Former Deputy Detroit Police chief gets year in prison for towing bribe

A former Detroit deputy police chief who took money from a city towing contractor has been sentenced to a year and a day in prison.

The 366-day sentence means Celia Washington can get credit for good behavior and actually serve less than a year in custody. Federal prosecutors were seeking a two-year prison term Wednesday.

Washington served as the police department's legal adviser, responsible for overseeing towing companies that remove cars seized by police. She admits knowing that Gasper Fiore was trying to influence her with $3,000. She said she needed a loan.

She pleaded guilty to taking thousands of dollars from the tow truck king. But the feds say Washington also get a Ford Fusion worth $5,000 and he picked up the $800 bar tab for her birthday party in 2016.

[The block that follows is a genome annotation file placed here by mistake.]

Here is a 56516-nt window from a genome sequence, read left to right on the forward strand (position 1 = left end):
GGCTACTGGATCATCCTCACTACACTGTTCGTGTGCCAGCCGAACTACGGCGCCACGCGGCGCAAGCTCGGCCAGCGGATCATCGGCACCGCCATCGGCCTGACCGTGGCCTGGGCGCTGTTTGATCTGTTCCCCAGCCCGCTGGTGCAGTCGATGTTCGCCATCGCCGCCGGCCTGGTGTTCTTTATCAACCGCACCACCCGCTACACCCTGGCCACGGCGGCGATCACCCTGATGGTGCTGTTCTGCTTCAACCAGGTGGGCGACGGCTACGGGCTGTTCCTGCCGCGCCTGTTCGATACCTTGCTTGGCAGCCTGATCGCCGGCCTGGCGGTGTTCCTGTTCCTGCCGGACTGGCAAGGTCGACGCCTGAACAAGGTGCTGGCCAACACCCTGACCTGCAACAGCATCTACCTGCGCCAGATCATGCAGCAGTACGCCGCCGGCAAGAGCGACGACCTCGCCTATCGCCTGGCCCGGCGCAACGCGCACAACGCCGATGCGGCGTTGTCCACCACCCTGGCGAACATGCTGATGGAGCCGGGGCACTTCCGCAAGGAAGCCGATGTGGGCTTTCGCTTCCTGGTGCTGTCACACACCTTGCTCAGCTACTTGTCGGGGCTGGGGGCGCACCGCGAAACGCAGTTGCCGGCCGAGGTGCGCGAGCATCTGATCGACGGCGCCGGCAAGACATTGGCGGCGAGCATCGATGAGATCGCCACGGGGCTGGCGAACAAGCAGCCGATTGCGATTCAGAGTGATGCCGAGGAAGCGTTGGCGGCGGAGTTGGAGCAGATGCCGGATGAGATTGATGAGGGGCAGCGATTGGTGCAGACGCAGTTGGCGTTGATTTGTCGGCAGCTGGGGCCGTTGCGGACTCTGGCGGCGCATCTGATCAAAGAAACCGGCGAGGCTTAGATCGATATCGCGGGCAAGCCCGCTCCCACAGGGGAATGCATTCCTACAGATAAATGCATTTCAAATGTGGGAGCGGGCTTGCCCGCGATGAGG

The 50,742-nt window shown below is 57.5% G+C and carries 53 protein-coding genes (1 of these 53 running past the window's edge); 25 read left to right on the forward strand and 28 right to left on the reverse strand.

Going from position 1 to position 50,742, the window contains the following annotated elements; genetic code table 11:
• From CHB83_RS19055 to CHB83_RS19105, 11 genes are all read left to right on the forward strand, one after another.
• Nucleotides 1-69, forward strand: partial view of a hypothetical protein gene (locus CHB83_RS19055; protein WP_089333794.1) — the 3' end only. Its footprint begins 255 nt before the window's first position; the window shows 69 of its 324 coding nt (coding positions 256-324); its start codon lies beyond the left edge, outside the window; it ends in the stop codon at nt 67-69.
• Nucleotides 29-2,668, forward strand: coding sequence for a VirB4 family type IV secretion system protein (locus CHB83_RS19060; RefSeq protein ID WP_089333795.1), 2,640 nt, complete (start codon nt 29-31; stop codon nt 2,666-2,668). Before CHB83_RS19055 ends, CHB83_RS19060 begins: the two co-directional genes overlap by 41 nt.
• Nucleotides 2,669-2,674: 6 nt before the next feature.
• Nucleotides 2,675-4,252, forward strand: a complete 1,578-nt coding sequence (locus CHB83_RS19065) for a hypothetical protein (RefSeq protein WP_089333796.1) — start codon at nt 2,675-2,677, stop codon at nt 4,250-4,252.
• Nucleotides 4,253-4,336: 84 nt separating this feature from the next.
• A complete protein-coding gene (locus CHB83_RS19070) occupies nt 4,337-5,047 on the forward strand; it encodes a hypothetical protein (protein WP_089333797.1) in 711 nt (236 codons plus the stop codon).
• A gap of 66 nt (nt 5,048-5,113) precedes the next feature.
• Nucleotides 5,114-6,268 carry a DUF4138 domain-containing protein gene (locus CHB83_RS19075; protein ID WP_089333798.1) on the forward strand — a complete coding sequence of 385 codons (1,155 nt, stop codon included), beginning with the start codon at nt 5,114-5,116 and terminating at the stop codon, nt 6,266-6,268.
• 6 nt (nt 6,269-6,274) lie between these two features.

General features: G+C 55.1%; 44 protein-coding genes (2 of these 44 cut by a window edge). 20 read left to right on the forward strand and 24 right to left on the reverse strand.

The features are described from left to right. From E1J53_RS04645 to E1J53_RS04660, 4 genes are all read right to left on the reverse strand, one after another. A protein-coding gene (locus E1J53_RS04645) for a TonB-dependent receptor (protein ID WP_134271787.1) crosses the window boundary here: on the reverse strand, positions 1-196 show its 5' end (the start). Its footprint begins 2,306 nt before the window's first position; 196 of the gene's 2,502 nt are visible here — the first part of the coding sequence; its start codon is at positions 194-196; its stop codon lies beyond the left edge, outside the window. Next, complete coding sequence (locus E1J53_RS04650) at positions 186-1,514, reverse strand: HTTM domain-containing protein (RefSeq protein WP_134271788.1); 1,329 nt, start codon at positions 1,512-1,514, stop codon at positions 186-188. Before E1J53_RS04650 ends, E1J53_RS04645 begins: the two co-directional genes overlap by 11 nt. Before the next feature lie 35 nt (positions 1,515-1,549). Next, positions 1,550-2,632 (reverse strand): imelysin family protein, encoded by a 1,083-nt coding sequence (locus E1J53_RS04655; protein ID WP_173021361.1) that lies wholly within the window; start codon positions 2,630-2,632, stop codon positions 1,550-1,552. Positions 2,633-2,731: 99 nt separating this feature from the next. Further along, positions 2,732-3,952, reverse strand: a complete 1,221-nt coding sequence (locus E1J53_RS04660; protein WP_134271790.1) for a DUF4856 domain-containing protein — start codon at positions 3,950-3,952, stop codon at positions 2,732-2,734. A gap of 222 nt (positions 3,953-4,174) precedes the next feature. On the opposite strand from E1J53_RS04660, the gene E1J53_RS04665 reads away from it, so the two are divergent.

The government says Fiore covered an $800 bar tab at Washington's birthday party and also arranged a car for her. Investigators say free oil changes and engine repairs came from another tow company owner.

The judge scolded her in court for betraying the public's trust as the city tries to move past it's old fraud cases. The judge did agree with Washington's lawyer that the feds couldn't prove that Washington got a free car from Fiore. 

Instead of giving her the two-year sentence that the feds asked for he gave her a year and one day in prison.

Federal prisons give convicts credit for good behavior, meaning Washington will spend less than a year in prison.